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Latitude: 54.9012 / 54°54'4"N
Longitude: -2.9781 / 2°58'41"W
OS Eastings: 337374.9966
OS Northings: 556716.0168
OS Grid: NY373567
Mapcode National: GBR 7CNR.1V
Mapcode Global: WH802.723G
Entry Name: Hadrian's Wall between the east end of Davidson's Banks and road to Grinsdale and vallum between Davidson's Banks and dismantled railway in wall miles 67 and 68
Scheduled Date: 12 December 1928
Last Amended: 1 August 2022
Source: Historic England
Source ID: 1018309
English Heritage Legacy ID: 26110
Civil Parish: Beaumont
Traditional County: Cumberland
Lieutenancy Area (Ceremonial County): Cumbria
Church of England Parish: Carlisle Stanwix St Michael
Church of England Diocese: Carlisle
The monument includes the section of Hadrian's Wall and it's associated
features between the eastern end of Davidson's Banks in the east and the road
to Grinsdale in the west and the vallum and it's associated features between
Davidson's Banks in the east and the dismantled railway, north of Knockupworth
Cottage in the west.
Hadrian's Wall survives as a buried feature throughout the whole of this
section with no remains visible above ground. Its course as depicted
on Ordnance Survey maps is based on MacLauchlan's 1857 survey. The course
follows the crest of the river cliff overlooking the River Eden to the north.
There was probably no wall ditch along this section as the steep river cliff,
which is now being eroded back by the river, would have rendered a ditch here
The exact location of milecastle 68 has not yet been confirmed. However, on
the basis of the usual spacing, it is expected to be located in the wood to
the north of Boomby Gill. Surface remains of robber trenches were noted here
in 1972 but these have not been confirmed since.
The exact locations of turrets 67a, 67b and 68a have also not yet been
confirmed. On the basis of the usual spacing they are anticipated to lie on
the line of the wall about 100m west of the path at the east end of Davidson's
Banks, below the electricity transmission lines which cross Davidson's Banks
and 240m ESE of the Recreation Hall on the road to Grinsdale respectively.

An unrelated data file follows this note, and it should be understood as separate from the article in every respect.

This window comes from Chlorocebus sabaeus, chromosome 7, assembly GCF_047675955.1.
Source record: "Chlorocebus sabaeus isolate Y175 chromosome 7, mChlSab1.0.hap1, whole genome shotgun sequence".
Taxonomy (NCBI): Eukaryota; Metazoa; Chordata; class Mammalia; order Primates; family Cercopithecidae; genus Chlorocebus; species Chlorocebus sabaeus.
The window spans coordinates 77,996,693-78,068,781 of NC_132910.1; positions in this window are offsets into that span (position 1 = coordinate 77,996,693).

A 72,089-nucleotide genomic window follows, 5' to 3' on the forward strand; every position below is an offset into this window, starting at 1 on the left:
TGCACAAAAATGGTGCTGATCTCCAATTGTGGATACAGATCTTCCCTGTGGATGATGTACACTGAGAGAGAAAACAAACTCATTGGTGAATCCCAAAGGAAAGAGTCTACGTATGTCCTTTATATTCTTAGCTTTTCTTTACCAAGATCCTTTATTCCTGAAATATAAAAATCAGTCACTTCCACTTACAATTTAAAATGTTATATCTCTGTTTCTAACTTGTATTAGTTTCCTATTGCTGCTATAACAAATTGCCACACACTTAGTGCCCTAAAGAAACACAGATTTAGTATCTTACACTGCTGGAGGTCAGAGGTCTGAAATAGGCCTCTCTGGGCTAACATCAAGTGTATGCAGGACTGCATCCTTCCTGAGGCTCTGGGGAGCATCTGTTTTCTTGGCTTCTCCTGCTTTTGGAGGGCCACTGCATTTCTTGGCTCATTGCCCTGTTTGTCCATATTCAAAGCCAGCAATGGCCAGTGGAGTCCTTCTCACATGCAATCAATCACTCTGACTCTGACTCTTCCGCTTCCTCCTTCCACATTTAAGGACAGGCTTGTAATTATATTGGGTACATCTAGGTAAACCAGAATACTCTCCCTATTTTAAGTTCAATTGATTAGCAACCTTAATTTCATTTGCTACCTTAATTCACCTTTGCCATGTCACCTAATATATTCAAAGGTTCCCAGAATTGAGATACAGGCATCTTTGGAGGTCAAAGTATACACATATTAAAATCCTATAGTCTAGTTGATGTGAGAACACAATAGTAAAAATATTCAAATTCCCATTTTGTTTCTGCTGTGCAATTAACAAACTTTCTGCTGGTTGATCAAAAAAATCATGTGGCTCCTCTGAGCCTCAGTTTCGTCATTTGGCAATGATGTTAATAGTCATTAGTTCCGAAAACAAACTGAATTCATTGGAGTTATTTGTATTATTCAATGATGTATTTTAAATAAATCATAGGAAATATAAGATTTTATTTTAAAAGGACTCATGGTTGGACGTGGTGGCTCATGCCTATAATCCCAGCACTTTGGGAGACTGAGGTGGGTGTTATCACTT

The course of the vallum is known throughout most of this section. It survives
as a slight intermittent earthwork visible on the ground as a low depression
averaging 30m wide. The north mound survives up to 0.5m high at the east end
of this section with crossings still evident.
The course of the Roman road known as the Military Way, which ran along the
corridor between the Wall and the vallum linking turrets, milecastles and
forts, has not yet been confirmed in this section.
All field boundaries, the footbridge crossing Boomby Gill, electricity pylons
and road surfaces are excluded from the scheduling, but the ground beneath
them is included.
The site of the monument is shown on the attached map extract.
It includes a 5 metre boundary around the archaeological features,
considered to be essential for the monument's support and preservation.
Source: Historic England
Hadrian's Wall marks one of the frontiers of the Roman Empire. The
international importance of the surviving remains has been recognised through
designation as a World Heritage Site.
The military importance of the Tyne-Solway route across the Pennines was
recognised by the Romans during their early campaigns through northern England
and into Scotland in the second half of the first century AD. At this time a
military road, the Stanegate, was constructed along with a series of forts.
Subsequently the Romans largely withdrew from Scotland and there is evidence
that the Tyne-Solway route was being recognised as a frontier by the start of
the second century AD. This position was consolidated in the early second
century by the construction of a substantial frontier work, Hadrian's Wall,
under the orders of the Emperor Hadrian. Hadrian's successor, Antoninus Pius,
subsequently attempted to establish the boundary further north, between the
Clyde and the Firth of Forth, but by c.AD 160 growing unrest amongst the
native populations of northern Britain and pressures elsewhere in the Empire
caused a retraction back to the Hadrianic line. Hadrian's Wall was then the
frontier of the Roman Empire in Britain until c.AD 400 when the Roman armies
withdrew from Britain.
Stretching over 70 miles from coast to coast, Hadrian's Wall was a continuous
barrier built of stone in the east and, initially, of turf in the west. The
stone wall was originally designed to be ten Roman feet wide and sections of
this width are termed broad wall. A change of plan shortly after construction